Each year, as you sit through those Right to Know meetings, do you ever wonder if the really dangerous toxins are actually some of the people in your life and not the Clorox wipes you have hidden in your file cabinet?
Let’s be honest. Some people really need a clear label saying, Danger: Hazardous to Your Health.
A toxic person is harmful to your well-being. Simply put, they don’t make you feel good.
Here are some key clues that someone in your life is toxic.
For optimum health and wellbeing, toxic people should be cleansed from your life. But, just like any other cleanse, it will take time and determination — and be a tad uncomfortable. While cleansing yourself of toxic people doesn’t always mean you have to cut those people out of your life entirely (think judgmental mother-in-law), it does mean that you’ll need to be strong and consistent in the actions you take with them. And sometimes a clean break is just what the doctor ordered.
Honesty may be the best answer. It can be scary to tell someone the truth about how you’re feeling, but your physical and mental wellness are riding on it. It’s entirely possible that the person in question has no idea how their words and actions have been negatively affecting you. Your honest heart-to-heart could very well be the wake-up call they need to get themselves back on track and treat your relationship with the respect it deserves.
Don’t blame, shame, or attack. Just state the facts as clearly and neutrally as you can. And be prepared for backlash. It’s hard to take criticism, even when it’s constructive, and not everyone will be open to what you have to say. But that doesn’t mean you shouldn’t say it. Just be ready to face the outcome, knowing it might not turn out all roses and champagne.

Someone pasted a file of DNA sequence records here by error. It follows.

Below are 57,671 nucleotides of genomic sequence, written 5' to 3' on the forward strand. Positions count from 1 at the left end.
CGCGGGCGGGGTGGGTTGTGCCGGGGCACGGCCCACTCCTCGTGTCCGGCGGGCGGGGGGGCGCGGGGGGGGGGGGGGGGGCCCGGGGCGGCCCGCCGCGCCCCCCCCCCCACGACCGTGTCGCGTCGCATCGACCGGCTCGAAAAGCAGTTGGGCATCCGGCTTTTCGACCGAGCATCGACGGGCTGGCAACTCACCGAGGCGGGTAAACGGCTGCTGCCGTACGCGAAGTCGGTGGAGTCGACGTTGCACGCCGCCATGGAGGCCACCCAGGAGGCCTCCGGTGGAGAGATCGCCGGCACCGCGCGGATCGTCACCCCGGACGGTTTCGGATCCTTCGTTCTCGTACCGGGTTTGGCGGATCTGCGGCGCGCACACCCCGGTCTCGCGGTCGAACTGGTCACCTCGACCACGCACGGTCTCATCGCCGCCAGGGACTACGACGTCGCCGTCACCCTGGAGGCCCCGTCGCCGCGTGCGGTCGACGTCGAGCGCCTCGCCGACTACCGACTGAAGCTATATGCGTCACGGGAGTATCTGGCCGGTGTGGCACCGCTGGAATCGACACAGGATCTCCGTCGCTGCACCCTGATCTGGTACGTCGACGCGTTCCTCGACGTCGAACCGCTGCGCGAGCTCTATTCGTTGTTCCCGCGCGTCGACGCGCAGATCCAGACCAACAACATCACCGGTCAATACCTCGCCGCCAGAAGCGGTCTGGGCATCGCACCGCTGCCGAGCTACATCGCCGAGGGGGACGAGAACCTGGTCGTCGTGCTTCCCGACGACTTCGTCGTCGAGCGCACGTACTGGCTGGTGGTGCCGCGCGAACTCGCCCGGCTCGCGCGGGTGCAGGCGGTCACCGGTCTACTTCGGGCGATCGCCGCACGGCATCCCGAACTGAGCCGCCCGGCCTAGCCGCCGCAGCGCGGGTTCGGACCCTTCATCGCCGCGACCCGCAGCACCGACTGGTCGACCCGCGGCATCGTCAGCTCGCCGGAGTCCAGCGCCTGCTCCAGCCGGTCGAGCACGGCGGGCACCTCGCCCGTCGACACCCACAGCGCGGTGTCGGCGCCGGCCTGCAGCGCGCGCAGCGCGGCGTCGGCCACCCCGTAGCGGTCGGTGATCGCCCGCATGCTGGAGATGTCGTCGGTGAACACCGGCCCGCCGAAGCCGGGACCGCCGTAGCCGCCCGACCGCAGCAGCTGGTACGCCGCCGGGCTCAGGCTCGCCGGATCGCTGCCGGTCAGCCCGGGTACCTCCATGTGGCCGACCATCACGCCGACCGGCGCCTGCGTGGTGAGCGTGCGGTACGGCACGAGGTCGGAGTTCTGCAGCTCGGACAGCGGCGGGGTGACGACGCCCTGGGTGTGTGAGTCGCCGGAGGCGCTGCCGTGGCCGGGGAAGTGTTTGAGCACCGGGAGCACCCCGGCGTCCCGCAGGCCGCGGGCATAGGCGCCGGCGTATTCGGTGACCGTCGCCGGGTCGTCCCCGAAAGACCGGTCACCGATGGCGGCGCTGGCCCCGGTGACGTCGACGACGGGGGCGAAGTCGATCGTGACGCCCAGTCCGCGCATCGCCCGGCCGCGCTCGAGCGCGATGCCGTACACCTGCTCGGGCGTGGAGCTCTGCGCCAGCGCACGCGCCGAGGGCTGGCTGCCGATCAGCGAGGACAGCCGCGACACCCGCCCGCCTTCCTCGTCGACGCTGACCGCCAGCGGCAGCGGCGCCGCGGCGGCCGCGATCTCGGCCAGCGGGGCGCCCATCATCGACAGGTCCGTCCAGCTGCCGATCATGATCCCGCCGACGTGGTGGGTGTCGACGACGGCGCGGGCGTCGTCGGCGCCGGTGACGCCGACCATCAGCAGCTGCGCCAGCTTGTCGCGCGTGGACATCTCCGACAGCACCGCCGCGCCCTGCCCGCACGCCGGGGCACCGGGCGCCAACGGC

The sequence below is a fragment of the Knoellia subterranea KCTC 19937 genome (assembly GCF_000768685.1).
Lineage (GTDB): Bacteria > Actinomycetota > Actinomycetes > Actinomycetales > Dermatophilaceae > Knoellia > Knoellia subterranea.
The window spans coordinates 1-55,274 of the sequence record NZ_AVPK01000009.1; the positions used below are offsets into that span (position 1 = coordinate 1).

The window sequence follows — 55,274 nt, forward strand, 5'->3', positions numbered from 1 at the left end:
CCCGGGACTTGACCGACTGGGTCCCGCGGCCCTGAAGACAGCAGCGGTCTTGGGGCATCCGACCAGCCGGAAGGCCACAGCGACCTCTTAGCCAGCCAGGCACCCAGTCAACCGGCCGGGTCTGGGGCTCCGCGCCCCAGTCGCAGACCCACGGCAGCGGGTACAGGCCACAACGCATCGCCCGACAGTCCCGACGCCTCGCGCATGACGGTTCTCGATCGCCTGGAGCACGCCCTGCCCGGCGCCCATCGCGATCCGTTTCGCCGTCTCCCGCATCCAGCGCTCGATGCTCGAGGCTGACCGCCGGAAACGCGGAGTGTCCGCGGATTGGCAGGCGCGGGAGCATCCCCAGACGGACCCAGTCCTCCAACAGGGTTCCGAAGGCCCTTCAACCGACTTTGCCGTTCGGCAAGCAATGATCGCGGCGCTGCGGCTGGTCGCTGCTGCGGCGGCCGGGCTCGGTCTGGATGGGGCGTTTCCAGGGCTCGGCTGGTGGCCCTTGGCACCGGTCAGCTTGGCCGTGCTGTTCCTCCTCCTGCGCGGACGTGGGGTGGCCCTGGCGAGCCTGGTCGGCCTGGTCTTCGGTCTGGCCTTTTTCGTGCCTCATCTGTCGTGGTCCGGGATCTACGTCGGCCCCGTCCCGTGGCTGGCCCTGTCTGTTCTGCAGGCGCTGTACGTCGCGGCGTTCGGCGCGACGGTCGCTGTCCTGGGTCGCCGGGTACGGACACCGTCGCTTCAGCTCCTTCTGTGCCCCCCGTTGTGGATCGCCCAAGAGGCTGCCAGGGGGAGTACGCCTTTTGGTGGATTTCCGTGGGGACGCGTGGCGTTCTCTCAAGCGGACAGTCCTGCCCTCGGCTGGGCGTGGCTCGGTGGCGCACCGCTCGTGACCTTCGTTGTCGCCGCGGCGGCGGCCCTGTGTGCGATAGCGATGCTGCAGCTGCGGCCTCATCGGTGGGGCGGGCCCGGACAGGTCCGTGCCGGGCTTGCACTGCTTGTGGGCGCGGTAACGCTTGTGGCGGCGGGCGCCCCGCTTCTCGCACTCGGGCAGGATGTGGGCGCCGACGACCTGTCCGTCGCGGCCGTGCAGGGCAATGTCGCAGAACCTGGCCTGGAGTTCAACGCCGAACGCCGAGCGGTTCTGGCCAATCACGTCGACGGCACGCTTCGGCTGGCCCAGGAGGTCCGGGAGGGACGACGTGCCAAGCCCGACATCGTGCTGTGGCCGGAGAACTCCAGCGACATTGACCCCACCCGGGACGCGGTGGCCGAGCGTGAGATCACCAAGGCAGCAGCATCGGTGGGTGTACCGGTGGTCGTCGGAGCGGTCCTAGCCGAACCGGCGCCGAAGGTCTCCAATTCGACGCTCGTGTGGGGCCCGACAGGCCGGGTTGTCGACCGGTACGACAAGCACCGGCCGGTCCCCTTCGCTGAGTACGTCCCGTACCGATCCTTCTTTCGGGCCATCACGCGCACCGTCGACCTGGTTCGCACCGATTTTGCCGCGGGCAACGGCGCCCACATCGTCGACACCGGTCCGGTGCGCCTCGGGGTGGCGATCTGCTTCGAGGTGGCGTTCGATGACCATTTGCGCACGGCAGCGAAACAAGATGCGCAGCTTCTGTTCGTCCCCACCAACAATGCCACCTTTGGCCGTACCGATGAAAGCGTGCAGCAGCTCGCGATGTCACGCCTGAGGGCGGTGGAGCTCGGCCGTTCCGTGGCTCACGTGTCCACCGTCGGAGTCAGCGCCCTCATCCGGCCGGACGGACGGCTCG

Sometimes the most toxic people have some sort of hold on us, and we keep going back for more. End the relationship and then tell people about it. Use the buddy system. This kind of accountability will make you more likely to stay away. Sometimes shame can be empowering. No one likes the embarrassment of slinking back to someone we know is flat out bad for us.
Find yourself busy. Really busy. Too busy to chat on the phone — have an exit strategy before you say hello. Be too busy to meet up — your kids’ busy schedules can have benefits. Delay your responses. Don’t make promises for the future. Tell them you’ll need to play it by ear. Then avoid it. Don’t be rude, just be busy.
Like those unwanted emails, sometimes the only way forward is to trash the relationship. Cut them out of your life and eliminate contact. You don’t have to tell them goodbye. Some relationships don’t deserve it. Erase their contacts, block them if you need to. Unfriend them on Facebook. Unfollow them on Twitter. Take them out of your life and move forward. They don’t deserve you and you don’t deserve their poison.
If your toxic relationship is with someone you can’t purge, like a close family member, make the conscious decision to censor the interactions you have. For instance, if they are unsupportive of your career, don’t talk about it. Keep those things that are important to you out of the exchange. Change the subject. Talk about something else. Avoid their toxicity by eliminating their opportunities to hurt you.
In the end, it all comes down to this: We all need relationships, but we don’t need every relationship. Surround yourself with those people that will lift you up and have your back — no matter what. People who inspire you to be a better person. People who energize your spirit and add value to your life.
Your time on earth is too short to spend it feeling drained, hurt, and dreading your next interaction. If someone is genuinely bad for you, take control of the relationship dynamic and cut the ties.
Ashley is an award-winning copywriter and content expert with more than a decade of proven results for national and local clients. From brainstorming high-end conceptual content to styling sentences that engage and convert, she’s got a knack for shattering the status quo. When she’s not in full-on writing mode, she’s hanging out with her rascal of a puppy and discussing the plausibility of unicorns with her 8-year-old daughter.